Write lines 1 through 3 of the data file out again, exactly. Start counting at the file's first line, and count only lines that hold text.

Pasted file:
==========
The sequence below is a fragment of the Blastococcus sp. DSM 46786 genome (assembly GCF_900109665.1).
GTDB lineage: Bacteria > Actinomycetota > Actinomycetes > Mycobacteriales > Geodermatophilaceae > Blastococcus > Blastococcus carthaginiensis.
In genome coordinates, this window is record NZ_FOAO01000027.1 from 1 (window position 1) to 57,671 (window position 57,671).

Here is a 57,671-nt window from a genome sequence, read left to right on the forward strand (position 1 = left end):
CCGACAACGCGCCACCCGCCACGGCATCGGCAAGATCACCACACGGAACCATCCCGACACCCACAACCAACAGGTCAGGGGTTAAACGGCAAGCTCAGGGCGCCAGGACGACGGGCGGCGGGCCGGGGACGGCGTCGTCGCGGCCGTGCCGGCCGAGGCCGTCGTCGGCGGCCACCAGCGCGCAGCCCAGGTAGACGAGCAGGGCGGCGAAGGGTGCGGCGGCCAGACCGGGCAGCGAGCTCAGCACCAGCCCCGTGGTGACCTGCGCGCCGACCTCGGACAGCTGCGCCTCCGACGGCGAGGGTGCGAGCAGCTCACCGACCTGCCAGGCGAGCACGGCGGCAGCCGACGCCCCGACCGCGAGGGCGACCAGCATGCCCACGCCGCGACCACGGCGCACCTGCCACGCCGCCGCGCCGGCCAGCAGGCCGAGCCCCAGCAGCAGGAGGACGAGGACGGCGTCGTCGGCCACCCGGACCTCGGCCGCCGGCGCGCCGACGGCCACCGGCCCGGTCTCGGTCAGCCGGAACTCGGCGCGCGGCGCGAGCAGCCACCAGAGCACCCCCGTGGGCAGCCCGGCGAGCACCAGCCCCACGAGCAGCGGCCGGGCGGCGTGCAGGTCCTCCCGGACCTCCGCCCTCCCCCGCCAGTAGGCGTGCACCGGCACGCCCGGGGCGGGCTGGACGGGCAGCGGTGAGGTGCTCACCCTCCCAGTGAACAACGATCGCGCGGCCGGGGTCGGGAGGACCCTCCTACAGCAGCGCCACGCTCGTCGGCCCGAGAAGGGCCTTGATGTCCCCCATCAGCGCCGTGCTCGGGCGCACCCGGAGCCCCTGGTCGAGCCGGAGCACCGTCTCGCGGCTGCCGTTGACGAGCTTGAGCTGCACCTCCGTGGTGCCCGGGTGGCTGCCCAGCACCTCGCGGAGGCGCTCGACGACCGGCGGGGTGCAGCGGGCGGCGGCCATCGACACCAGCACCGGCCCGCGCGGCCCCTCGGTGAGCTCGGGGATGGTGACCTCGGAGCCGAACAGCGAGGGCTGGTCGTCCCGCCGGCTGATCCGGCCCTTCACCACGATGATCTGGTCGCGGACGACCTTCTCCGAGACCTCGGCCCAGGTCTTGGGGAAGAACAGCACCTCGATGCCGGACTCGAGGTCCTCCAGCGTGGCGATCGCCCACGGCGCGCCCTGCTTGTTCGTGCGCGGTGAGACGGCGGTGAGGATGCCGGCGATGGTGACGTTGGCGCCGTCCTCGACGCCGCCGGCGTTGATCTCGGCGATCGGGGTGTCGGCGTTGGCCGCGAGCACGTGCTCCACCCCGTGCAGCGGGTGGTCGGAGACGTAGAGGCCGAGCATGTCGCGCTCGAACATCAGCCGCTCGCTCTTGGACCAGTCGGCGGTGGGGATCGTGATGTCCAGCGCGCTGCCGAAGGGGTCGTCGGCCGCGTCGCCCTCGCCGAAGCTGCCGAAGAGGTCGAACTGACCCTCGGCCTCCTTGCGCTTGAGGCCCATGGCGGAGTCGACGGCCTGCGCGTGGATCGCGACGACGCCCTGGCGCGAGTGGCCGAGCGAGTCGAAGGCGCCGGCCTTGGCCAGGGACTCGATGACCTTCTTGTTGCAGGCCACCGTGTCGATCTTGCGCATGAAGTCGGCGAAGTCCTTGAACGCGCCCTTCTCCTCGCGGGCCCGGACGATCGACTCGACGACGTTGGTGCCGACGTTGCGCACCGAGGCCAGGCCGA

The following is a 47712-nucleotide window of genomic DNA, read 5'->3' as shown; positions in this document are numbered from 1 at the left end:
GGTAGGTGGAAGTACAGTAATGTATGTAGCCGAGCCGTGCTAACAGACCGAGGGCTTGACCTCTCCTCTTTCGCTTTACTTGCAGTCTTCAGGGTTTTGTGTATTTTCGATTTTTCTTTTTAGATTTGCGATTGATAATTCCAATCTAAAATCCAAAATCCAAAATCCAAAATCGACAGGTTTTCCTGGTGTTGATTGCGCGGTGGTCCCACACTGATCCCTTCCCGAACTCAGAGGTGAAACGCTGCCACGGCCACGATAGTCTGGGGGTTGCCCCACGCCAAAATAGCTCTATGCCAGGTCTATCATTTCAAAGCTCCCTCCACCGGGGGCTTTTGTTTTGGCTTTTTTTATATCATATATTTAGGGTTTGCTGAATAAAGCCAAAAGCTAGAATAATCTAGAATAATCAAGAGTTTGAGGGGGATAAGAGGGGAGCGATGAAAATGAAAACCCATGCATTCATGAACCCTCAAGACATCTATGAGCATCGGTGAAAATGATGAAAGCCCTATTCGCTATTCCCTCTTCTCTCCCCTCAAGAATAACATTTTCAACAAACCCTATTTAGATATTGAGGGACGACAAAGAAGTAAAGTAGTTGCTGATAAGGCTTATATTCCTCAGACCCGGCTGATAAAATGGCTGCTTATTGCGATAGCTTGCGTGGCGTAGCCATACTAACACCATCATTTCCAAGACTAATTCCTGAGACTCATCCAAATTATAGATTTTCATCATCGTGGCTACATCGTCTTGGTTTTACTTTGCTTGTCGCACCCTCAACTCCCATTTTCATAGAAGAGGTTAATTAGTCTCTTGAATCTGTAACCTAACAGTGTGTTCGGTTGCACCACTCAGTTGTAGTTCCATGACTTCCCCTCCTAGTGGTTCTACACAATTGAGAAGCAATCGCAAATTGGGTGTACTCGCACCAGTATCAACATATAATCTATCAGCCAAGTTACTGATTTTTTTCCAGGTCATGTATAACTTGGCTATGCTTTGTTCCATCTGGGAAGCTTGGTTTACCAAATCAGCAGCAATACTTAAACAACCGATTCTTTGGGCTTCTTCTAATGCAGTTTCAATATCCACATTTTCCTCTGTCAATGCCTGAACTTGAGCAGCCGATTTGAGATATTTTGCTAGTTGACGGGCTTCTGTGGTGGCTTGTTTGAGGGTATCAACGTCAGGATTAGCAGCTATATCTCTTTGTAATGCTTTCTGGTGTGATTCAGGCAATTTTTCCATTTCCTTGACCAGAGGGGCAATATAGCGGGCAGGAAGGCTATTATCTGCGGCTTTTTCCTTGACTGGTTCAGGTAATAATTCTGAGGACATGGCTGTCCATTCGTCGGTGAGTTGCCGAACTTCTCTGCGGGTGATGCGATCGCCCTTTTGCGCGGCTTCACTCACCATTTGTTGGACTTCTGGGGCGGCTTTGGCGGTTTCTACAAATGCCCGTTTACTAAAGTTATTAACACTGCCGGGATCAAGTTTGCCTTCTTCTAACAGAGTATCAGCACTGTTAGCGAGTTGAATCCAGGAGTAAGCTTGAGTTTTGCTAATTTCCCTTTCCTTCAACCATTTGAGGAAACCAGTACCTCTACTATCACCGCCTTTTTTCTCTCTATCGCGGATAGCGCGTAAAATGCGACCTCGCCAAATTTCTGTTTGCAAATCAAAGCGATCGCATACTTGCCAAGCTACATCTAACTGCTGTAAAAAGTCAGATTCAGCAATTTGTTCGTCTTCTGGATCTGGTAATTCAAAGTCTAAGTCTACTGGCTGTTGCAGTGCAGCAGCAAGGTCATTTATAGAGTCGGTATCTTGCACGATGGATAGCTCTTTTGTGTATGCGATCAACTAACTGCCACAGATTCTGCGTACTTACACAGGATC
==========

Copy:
The sequence below is a fragment of the Blastococcus sp. DSM 46786 genome (assembly GCF_900109665.1).
GTDB lineage: Bacteria > Actinomycetota > Actinomycetes > Mycobacteriales > Geodermatophilaceae > Blastococcus > Blastococcus carthaginiensis.
In genome coordinates, this window is record NZ_FOAO01000027.1 from 1 (window position 1) to 57,671 (window position 57,671).